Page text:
On FT Alphaville this week,
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Of all the economic bubbles that have been pricked, few have burst more spectacularly than the reputation of economics itself.
So says the Economist in its exploration of what went wrong with the dismal science and its practitioners, whose pronouncements – in the wake of the ongoing economic crisis – “are viewed with more scepticism than before”. Read more
Citi is surprisingly transparent about its accounting for mortgage holdings and investments in its recent Q2 results.
Of particular interest in the tables below, is the rather remarkable turn around in subprime exposures — which have turned from a $2.3bn mark-to-market loss in Q1 2009 to a $613m gain in the most recent quarter. Commercial real estate is still rather weak, however. Read more
Live markets commentary from FT.com
John Kemp over at Reuters has published some sober – and much needed – analysis on the amount of risk Goldman is taking on its trading books.
The back story here is that Tuesday’s figures showed Goldman’s net value at risk (VAR) in the second quarter averaged $245m, about a third more than in the same quarter in 2008. Read more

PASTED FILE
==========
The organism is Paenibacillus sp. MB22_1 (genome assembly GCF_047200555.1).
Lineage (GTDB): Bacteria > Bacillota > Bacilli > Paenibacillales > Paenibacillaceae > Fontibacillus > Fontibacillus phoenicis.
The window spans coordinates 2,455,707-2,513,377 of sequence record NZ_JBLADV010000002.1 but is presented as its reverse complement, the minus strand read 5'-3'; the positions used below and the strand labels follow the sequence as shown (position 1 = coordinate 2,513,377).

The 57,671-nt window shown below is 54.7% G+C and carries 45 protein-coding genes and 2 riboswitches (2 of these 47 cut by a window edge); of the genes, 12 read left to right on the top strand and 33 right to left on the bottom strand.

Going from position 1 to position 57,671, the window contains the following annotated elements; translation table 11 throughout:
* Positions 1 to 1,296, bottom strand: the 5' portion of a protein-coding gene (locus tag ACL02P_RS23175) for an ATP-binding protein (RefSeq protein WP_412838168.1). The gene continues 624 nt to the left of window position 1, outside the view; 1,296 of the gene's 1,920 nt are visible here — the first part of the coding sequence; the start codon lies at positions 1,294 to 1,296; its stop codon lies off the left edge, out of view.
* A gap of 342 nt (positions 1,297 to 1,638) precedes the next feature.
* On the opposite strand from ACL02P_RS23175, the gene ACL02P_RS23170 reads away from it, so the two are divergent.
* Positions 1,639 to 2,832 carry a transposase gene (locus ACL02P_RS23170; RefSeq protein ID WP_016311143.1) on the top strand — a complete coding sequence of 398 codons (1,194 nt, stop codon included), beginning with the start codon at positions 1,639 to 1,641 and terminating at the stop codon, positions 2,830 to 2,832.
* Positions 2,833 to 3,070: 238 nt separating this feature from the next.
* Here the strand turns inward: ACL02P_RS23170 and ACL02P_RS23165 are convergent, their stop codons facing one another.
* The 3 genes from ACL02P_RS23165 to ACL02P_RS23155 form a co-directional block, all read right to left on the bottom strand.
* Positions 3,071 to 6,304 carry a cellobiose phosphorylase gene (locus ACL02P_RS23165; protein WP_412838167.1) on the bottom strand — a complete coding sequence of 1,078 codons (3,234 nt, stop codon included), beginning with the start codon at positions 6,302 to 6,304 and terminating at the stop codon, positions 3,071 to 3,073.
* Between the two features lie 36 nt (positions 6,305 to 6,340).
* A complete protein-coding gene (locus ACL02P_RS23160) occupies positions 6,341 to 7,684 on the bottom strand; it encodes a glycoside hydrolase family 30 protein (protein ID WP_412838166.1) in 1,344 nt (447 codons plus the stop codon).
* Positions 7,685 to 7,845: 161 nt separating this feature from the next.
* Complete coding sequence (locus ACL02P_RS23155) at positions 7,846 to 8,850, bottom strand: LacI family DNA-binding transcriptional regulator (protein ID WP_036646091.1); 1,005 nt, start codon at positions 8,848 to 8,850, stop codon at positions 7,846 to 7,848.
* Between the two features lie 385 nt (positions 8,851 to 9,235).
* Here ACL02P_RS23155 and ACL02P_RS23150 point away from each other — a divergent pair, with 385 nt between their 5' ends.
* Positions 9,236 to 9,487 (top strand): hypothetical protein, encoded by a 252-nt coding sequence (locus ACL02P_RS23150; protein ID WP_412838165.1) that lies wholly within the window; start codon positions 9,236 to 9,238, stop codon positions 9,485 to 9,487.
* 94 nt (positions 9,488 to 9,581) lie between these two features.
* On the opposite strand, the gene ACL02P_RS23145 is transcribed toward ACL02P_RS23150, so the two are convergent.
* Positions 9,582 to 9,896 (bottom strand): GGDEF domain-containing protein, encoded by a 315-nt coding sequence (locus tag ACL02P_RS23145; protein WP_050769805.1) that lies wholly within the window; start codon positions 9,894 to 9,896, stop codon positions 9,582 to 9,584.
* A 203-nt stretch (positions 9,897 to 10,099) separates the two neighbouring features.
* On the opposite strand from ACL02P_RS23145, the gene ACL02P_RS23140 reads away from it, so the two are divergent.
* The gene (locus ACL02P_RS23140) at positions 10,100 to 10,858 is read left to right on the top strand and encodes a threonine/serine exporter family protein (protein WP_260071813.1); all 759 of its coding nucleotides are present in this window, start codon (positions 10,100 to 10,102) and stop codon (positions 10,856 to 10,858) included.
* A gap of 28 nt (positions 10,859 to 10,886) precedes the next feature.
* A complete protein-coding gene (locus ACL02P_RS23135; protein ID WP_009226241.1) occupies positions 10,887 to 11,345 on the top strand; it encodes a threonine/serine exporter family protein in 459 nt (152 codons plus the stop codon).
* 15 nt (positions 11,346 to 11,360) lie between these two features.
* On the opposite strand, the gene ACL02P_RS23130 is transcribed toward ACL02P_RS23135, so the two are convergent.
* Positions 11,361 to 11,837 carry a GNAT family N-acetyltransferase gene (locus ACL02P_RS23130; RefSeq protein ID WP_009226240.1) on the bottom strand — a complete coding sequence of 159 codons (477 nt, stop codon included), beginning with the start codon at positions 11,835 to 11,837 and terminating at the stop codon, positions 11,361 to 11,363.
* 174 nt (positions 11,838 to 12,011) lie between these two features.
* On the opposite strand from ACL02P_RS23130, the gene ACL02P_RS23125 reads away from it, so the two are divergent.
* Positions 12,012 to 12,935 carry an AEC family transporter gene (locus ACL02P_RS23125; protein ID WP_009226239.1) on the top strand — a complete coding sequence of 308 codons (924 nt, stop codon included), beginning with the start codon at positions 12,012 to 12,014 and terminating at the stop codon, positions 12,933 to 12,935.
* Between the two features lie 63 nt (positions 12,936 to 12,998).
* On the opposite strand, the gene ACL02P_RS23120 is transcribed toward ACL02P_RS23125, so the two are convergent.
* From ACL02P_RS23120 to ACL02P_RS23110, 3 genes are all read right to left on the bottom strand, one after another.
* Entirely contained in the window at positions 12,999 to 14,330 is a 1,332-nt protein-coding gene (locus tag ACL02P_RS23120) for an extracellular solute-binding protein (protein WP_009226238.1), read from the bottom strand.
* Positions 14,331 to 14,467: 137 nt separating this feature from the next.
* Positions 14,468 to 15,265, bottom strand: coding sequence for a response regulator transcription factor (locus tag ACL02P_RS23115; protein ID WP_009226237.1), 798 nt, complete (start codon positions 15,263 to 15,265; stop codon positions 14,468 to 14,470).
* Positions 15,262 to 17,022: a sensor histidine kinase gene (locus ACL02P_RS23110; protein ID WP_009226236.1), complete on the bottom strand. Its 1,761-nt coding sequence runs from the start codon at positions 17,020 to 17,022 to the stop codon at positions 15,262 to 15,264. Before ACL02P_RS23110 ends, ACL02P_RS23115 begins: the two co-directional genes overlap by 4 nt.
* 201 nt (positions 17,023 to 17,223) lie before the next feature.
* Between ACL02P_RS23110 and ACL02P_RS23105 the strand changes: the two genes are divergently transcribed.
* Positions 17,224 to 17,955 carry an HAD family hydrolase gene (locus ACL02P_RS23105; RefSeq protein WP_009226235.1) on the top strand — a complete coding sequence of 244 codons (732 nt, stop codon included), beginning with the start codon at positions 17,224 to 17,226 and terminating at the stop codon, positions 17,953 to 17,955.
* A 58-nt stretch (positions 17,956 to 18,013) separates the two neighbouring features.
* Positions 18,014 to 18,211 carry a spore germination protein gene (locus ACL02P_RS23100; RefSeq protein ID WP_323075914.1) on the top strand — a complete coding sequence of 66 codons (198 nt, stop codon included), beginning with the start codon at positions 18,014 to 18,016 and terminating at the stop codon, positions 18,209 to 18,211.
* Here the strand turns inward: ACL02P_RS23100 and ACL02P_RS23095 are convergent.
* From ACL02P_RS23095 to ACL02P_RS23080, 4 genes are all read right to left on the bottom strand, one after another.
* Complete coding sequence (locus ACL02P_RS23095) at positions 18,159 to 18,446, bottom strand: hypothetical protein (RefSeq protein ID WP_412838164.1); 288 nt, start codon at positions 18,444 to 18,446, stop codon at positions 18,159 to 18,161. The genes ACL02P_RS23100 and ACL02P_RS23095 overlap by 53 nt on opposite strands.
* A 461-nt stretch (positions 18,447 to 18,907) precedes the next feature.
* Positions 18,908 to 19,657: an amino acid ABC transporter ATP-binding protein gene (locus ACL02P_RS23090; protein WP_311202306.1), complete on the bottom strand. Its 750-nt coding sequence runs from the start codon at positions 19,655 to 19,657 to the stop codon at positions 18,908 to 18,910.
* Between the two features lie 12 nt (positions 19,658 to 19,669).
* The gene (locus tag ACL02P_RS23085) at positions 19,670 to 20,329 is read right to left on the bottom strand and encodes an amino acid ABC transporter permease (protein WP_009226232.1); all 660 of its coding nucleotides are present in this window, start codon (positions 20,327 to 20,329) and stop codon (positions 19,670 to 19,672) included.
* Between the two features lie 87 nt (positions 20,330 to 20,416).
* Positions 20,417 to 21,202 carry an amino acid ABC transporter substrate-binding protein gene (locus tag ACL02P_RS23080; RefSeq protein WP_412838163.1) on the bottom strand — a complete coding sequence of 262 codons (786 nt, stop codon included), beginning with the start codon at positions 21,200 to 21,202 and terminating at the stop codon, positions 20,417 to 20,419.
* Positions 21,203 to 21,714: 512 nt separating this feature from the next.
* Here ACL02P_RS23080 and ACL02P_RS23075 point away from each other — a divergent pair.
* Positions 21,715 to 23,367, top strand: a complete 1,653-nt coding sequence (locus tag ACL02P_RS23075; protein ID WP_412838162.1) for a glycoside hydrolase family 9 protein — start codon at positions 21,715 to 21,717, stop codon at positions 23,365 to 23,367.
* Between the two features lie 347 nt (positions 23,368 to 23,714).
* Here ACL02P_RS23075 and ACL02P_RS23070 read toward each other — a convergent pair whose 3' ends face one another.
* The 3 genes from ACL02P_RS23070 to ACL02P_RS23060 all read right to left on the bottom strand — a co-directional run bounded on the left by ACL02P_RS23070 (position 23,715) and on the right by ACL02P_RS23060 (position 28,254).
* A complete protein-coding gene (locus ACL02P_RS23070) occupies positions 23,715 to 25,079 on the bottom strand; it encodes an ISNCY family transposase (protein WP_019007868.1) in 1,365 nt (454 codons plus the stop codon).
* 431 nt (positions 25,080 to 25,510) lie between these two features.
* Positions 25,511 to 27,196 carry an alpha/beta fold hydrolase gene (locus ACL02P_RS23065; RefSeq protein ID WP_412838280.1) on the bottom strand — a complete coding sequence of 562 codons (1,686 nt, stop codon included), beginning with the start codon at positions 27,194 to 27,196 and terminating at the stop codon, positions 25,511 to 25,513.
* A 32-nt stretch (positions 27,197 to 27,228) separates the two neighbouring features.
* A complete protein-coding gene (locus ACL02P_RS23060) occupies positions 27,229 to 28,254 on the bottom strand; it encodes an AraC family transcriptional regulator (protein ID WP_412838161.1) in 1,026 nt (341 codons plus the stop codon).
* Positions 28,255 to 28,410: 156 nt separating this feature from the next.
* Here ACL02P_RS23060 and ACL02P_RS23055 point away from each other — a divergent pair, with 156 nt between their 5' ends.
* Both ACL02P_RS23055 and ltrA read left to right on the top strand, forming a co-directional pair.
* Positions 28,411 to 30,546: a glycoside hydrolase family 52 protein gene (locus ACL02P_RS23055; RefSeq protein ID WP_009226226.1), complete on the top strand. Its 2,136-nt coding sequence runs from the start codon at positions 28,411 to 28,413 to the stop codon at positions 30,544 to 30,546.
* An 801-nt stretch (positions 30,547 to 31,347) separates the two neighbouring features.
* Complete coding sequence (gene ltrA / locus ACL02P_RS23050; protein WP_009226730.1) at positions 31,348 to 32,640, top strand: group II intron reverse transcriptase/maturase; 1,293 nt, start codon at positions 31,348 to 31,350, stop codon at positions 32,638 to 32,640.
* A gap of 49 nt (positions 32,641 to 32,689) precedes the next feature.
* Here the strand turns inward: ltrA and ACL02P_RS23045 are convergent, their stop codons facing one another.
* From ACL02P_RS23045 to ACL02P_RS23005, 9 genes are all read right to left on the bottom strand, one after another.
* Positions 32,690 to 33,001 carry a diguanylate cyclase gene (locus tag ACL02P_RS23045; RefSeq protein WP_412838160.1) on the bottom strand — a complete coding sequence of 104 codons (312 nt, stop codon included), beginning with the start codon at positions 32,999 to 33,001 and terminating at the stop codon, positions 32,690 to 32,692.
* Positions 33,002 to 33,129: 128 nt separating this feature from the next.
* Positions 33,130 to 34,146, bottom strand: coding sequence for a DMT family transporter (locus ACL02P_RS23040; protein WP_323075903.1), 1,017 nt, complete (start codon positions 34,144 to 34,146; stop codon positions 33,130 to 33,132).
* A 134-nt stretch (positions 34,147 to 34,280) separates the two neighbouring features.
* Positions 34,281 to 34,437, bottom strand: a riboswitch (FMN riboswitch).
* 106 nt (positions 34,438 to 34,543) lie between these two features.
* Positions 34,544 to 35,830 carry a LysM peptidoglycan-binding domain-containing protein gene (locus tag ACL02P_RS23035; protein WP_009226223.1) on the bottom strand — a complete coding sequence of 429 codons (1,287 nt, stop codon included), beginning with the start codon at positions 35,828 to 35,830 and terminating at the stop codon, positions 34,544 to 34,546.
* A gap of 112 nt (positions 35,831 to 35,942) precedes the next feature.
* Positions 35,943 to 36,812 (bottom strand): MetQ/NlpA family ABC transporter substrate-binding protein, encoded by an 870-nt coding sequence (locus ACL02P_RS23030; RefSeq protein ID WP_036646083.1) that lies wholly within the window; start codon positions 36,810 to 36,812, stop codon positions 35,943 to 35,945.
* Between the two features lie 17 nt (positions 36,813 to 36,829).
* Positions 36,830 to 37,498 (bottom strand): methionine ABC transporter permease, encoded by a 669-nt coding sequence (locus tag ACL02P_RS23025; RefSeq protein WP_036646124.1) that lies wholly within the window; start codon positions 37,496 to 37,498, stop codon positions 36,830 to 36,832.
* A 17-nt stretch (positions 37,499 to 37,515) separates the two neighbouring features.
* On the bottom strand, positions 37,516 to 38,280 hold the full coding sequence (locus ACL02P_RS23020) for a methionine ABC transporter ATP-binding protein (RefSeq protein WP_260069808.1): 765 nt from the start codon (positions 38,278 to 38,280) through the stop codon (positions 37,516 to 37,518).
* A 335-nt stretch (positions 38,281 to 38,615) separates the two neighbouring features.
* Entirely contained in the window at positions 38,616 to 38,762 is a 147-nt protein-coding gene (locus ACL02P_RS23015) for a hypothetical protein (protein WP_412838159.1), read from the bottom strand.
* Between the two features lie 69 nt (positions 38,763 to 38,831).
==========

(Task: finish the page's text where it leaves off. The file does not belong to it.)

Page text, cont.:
News that CIT’s potential bankruptcy could impact a number of synthetic CDOs — in Europe in particular — hit the wires earlier this week:
NEW YORK, July 14 (Reuters) – Standard & Poor’s said on Tuesday that 1,881 synthetic collateralized debt obligations are exposed to CIT Group (CIT.N: Quote, Profile, Research), the troubled small business lender struggling with a liquidity crisis. Read more
Latvia watchers will be awaiting the end of the IMF’s mission to Baltic country on Friday with trepidation.
We already know the talks have been difficult. And while Latvia technically can survive without receiving the second tranche of IMF aid being discussed, failure to do so could result in credibility issues. Meeting any new conditions on the €7.5bn worth it has already received from the IMF, meanwhile, could be tough for a country that has already had to extensively cut public spending to maintain its budget. Read more
Comment, analysis and other offerings from Friday’s FT,
David Pitt-Watson: Investors need to behave more like owners